My Kid’s Friend Is Transgender -- What Does That Mean?

by Amber Leventry
Originally Published: 
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More transgender people are living their authentic lives at younger ages. My five-year-old transgender daughter is one of them. I am incredibly grateful that where I live, where my kids go to school, and where my family frequents are all very accepting and supportive places with wonderful allies. For this reason, many parents are excited to tell me stories of positive things they witness or hear when it comes to transgender kids.

I get this a lot: “Sally played with a kid at school but she can’t remember his new name; he used to be Jane and Sally just went with the flow and they had a blast at recess! Kids are so accepting!” Yes, they are. This is also a parent’s way of telling me they are accepting too.

I wish I could say it was the same with all parents. I also recognize that many parents want to be accepting, but they just don’t understand or know how to be supportive allies. The word transgender can be intimidating and confusing. So let me help you understand what it means when your kid has a transgender friend and how you can be an awesome ally.

But They’re Just Kids. How–?

We all know how this sentence ends. How can a little kid know he or she is transgender? I can’t speak to all experiences of transgender people, but to put it in simple terms, being transgender means that your gender identity (male or female) does not align with your biological sex. Your parts don’t match your brain. According to the American Academy of Pediatrics, science tells us that gender identity, the feeling of being a boy or a girl, is usually locked in by the age of four.

If you are looking for relatable proof, let me ask you this: Do you question your penis-carrying son when he says he is a boy? Even though he is just a kid? No, you don’t. Kids know who they are. And transgender kids don’t see themselves as transgender. Sure, they may eventually use that label, but they first see themselves the same way your child sees themselves: as a boy or a girl.

What Do I Say To My Kid?

Maybe nothing. You may know your kid’s friend is transgender, but they may not. Perhaps you heard this information from another parent, who found out from someone else. Maybe the transgender child and their parents are not stealth, but they’re not walking around with a neon sign announcing their child’s journey, either. They’re just trying to get through each day like the rest of us.

It’s not our place to out a transgender kid, nor is it necessary. Some transgender children start their school career as their true gender, and others transition mid-year or between school years. Jane may become John. Or more accurately, John gets to be John.

If your child asks questions about this change, keep your answer simple. John was born with girl body parts, but a boy brain. He wants everyone to see him the way he sees himself. This is called transgender. And if your child doesn’t ask any questions, there isn’t any reason to have a sit-down conversation about it. Let your kid lead the way. When they come home and excitedly talk about their friend (who happens to be transgender), focus on that excitement the same way you would with any of their other friends.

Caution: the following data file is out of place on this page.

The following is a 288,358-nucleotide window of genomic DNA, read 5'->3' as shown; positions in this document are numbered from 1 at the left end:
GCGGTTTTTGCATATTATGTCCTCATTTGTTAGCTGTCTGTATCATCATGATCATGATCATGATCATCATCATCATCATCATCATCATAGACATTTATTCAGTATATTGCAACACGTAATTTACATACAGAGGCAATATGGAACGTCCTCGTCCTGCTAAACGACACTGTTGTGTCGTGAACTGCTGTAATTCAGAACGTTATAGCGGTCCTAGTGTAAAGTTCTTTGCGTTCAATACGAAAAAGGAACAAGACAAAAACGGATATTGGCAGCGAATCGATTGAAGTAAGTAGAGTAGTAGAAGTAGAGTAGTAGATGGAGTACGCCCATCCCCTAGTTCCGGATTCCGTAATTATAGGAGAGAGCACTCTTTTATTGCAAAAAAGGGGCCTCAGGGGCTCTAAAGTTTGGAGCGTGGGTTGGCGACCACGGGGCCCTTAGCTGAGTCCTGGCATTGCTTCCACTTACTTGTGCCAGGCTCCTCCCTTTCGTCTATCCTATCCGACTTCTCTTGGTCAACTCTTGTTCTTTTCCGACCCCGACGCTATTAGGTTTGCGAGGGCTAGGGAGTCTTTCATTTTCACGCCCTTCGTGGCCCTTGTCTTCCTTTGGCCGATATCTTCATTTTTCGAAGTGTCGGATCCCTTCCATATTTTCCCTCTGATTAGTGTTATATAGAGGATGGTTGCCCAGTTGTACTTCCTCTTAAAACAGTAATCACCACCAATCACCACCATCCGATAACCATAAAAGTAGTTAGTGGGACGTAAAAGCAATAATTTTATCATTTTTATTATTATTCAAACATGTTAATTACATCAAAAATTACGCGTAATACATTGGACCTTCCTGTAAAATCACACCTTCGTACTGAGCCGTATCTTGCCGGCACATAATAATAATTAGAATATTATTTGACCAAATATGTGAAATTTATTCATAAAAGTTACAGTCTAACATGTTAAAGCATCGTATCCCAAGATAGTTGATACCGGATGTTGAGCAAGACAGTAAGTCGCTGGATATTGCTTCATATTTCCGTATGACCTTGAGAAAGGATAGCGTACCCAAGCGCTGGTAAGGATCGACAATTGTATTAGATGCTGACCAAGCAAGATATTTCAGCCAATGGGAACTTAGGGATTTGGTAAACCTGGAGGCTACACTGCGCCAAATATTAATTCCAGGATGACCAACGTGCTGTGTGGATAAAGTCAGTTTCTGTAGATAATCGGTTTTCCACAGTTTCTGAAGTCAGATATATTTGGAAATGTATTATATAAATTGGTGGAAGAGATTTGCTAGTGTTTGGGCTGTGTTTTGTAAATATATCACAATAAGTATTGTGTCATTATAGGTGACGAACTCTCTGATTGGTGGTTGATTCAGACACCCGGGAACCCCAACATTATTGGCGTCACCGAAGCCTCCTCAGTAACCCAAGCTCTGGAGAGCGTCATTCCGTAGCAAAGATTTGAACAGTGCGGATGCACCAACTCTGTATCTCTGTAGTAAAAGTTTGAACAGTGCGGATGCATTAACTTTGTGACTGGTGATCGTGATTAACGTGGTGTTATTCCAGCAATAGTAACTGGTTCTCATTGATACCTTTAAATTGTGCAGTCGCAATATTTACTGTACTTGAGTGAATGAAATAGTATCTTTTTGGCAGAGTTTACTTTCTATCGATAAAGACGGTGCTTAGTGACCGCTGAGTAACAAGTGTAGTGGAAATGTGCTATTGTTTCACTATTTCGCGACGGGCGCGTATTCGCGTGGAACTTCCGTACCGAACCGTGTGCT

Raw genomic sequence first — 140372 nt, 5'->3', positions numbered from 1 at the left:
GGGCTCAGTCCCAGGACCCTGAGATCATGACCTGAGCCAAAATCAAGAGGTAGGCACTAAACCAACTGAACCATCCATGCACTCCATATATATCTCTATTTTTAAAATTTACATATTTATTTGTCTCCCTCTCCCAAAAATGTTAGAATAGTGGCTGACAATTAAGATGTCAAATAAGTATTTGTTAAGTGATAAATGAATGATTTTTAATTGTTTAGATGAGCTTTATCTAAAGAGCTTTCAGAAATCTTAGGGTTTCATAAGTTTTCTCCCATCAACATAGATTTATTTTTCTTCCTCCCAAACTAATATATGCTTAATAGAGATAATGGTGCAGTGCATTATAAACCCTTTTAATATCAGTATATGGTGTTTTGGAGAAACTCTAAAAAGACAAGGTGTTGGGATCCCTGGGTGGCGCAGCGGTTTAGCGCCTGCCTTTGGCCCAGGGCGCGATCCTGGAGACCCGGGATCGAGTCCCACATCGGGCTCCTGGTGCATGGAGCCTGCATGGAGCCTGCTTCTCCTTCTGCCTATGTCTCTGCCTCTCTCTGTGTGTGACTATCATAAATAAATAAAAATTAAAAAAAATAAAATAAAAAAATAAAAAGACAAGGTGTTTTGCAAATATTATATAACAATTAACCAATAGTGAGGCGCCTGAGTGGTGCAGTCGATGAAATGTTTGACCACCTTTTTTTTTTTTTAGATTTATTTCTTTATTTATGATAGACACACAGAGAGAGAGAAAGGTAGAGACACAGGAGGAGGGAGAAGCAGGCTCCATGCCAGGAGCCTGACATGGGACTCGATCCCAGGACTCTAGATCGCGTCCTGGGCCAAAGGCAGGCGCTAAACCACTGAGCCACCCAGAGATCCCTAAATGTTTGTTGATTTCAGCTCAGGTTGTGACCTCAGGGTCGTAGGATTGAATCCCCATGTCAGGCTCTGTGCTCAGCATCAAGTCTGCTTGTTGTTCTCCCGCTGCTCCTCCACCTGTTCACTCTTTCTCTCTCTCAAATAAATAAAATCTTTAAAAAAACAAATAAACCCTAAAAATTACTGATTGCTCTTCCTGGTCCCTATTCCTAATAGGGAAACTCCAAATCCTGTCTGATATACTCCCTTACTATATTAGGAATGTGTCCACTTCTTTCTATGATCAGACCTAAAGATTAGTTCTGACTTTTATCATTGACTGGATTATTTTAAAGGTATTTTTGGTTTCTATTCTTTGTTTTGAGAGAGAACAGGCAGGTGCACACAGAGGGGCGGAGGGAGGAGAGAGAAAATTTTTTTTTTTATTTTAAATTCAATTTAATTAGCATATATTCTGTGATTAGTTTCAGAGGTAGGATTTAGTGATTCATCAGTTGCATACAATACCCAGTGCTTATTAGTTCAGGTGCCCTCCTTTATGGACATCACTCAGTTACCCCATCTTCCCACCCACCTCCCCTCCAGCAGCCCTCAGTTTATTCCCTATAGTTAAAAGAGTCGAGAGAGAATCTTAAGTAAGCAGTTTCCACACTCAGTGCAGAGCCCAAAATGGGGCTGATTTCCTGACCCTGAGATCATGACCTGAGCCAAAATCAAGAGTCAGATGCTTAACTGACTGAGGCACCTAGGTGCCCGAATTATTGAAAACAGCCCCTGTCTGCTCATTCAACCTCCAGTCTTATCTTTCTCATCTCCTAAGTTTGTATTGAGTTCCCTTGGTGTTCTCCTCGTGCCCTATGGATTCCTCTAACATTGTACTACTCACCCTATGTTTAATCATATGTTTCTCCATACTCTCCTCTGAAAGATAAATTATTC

What Should I Say To His or Her Parents?

You should say hello. You should bitch about third grade math. You should see if they want to join your carpool. Basically, talk to a parent of a transgender kid the way you would any other parent. Don’t go out of your way to point out the fact that you know their kid is transgender and that you are cool with it. Even if this is done with the best intentions to show support, it doesn’t feel supportive. It just reminds us that you see the spotlight constantly being cast on us, one that feels hotter when you direct attention to the topic during morning drop off. We already know our differences. You telling us how cool you are with it seems like there should be a reason why you wouldn’t be cool with it.

When my daughter’s guidance counselor asked me how he could let my daughter know he was an ally and that he accepts her, I told him this: “She already assumes you are an ally. She has no reason to believe you DON’T accept her.”

As parents of transgender kids, we know the ignorance and bigotry that could be directed at us and our children, so we can’t always assume you are an ally. But when you don’t spit at us, throw dirty looks, or have your kids deliver hateful messages to our kids, we try to trust you are okay with us. We hope you will correct people when they misgender our kids. We hope you will go to battle for us without bringing us into the fight. We hope you will Google your curious questions rather than whisper them to us at a PTO meeting.

Show us you are an ally by treating us the way you would any other parent. Please. Inviting my kid to your kid’s birthday party or a meet up at the park tells me that you see my kids as any other kid.

So your kid has a transgender friend. It means that your kid has a friend.

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